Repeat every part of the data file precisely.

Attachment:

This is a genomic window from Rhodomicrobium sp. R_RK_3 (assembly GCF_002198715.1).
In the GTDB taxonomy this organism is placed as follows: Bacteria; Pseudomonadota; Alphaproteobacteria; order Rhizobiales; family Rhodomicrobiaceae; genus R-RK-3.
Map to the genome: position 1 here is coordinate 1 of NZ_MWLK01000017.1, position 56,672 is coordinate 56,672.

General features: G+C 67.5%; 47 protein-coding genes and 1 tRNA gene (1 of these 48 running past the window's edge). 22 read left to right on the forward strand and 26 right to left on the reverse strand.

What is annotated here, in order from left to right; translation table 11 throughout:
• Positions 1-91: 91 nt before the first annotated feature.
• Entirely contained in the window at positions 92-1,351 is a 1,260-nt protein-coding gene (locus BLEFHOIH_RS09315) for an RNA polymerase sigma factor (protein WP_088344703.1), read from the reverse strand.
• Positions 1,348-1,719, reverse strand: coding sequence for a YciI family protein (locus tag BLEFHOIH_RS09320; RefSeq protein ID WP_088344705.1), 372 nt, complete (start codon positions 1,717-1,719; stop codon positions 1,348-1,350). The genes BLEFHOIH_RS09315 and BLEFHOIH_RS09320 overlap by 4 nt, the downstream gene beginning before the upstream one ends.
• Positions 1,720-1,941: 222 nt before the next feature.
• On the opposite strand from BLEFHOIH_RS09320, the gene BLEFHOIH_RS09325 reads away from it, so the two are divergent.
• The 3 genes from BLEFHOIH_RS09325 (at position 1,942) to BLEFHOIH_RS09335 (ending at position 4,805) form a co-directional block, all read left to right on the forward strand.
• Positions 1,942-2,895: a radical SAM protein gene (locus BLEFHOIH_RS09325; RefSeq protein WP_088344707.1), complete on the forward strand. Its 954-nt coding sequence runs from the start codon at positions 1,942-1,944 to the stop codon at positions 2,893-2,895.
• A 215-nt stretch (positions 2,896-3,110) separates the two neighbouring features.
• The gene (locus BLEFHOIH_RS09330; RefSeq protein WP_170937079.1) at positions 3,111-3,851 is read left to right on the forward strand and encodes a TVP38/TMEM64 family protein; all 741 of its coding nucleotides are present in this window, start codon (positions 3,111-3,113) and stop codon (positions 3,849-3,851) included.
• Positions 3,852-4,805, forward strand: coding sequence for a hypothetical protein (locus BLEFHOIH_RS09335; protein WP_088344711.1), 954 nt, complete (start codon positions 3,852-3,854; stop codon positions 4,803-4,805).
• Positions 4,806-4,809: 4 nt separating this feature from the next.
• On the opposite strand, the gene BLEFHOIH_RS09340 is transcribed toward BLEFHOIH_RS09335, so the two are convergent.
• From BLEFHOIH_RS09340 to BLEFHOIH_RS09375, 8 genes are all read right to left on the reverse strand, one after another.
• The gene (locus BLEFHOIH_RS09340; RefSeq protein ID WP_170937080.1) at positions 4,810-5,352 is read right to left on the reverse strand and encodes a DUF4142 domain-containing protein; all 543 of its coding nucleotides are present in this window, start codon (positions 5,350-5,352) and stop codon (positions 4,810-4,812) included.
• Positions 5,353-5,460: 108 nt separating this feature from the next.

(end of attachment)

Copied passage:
This is a genomic window from Rhodomicrobium sp. R_RK_3 (assembly GCF_002198715.1).
In the GTDB taxonomy this organism is placed as follows: Bacteria; Pseudomonadota; Alphaproteobacteria; order Rhizobiales; family Rhodomicrobiaceae; genus R-RK-3.
Map to the genome: position 1 here is coordinate 1 of NZ_MWLK01000017.1, position 56,672 is coordinate 56,672.

General features: G+C 67.5%; 47 protein-coding genes and 1 tRNA gene (1 of these 48 running past the window's edge). 22 read left to right on the forward strand and 26 right to left on the reverse strand.

What is annotated here, in order from left to right; translation table 11 throughout:
• Positions 1-91: 91 nt before the first annotated feature.
• Entirely contained in the window at positions 92-1,351 is a 1,260-nt protein-coding gene (locus BLEFHOIH_RS09315) for an RNA polymerase sigma factor (protein WP_088344703.1), read from the reverse strand.
• Positions 1,348-1,719, reverse strand: coding sequence for a YciI family protein (locus tag BLEFHOIH_RS09320; RefSeq protein ID WP_088344705.1), 372 nt, complete (start codon positions 1,717-1,719; stop codon positions 1,348-1,350). The genes BLEFHOIH_RS09315 and BLEFHOIH_RS09320 overlap by 4 nt, the downstream gene beginning before the upstream one ends.
• Positions 1,720-1,941: 222 nt before the next feature.
• On the opposite strand from BLEFHOIH_RS09320, the gene BLEFHOIH_RS09325 reads away from it, so the two are divergent.
• The 3 genes from BLEFHOIH_RS09325 (at position 1,942) to BLEFHOIH_RS09335 (ending at position 4,805) form a co-directional block, all read left to right on the forward strand.
• Positions 1,942-2,895: a radical SAM protein gene (locus BLEFHOIH_RS09325; RefSeq protein WP_088344707.1), complete on the forward strand. Its 954-nt coding sequence runs from the start codon at positions 1,942-1,944 to the stop codon at positions 2,893-2,895.
• A 215-nt stretch (positions 2,896-3,110) separates the two neighbouring features.
• The gene (locus BLEFHOIH_RS09330; RefSeq protein WP_170937079.1) at positions 3,111-3,851 is read left to right on the forward strand and encodes a TVP38/TMEM64 family protein; all 741 of its coding nucleotides are present in this window, start codon (positions 3,111-3,113) and stop codon (positions 3,849-3,851) included.
• Positions 3,852-4,805, forward strand: coding sequence for a hypothetical protein (locus BLEFHOIH_RS09335; protein WP_088344711.1), 954 nt, complete (start codon positions 3,852-3,854; stop codon positions 4,803-4,805).
• Positions 4,806-4,809: 4 nt separating this feature from the next.
• On the opposite strand, the gene BLEFHOIH_RS09340 is transcribed toward BLEFHOIH_RS09335, so the two are convergent.
• From BLEFHOIH_RS09340 to BLEFHOIH_RS09375, 8 genes are all read right to left on the reverse strand, one after another.
• The gene (locus BLEFHOIH_RS09340; RefSeq protein ID WP_170937080.1) at positions 4,810-5,352 is read right to left on the reverse strand and encodes a DUF4142 domain-containing protein; all 543 of its coding nucleotides are present in this window, start codon (positions 5,350-5,352) and stop codon (positions 4,810-4,812) included.
• Positions 5,353-5,460: 108 nt separating this feature from the next.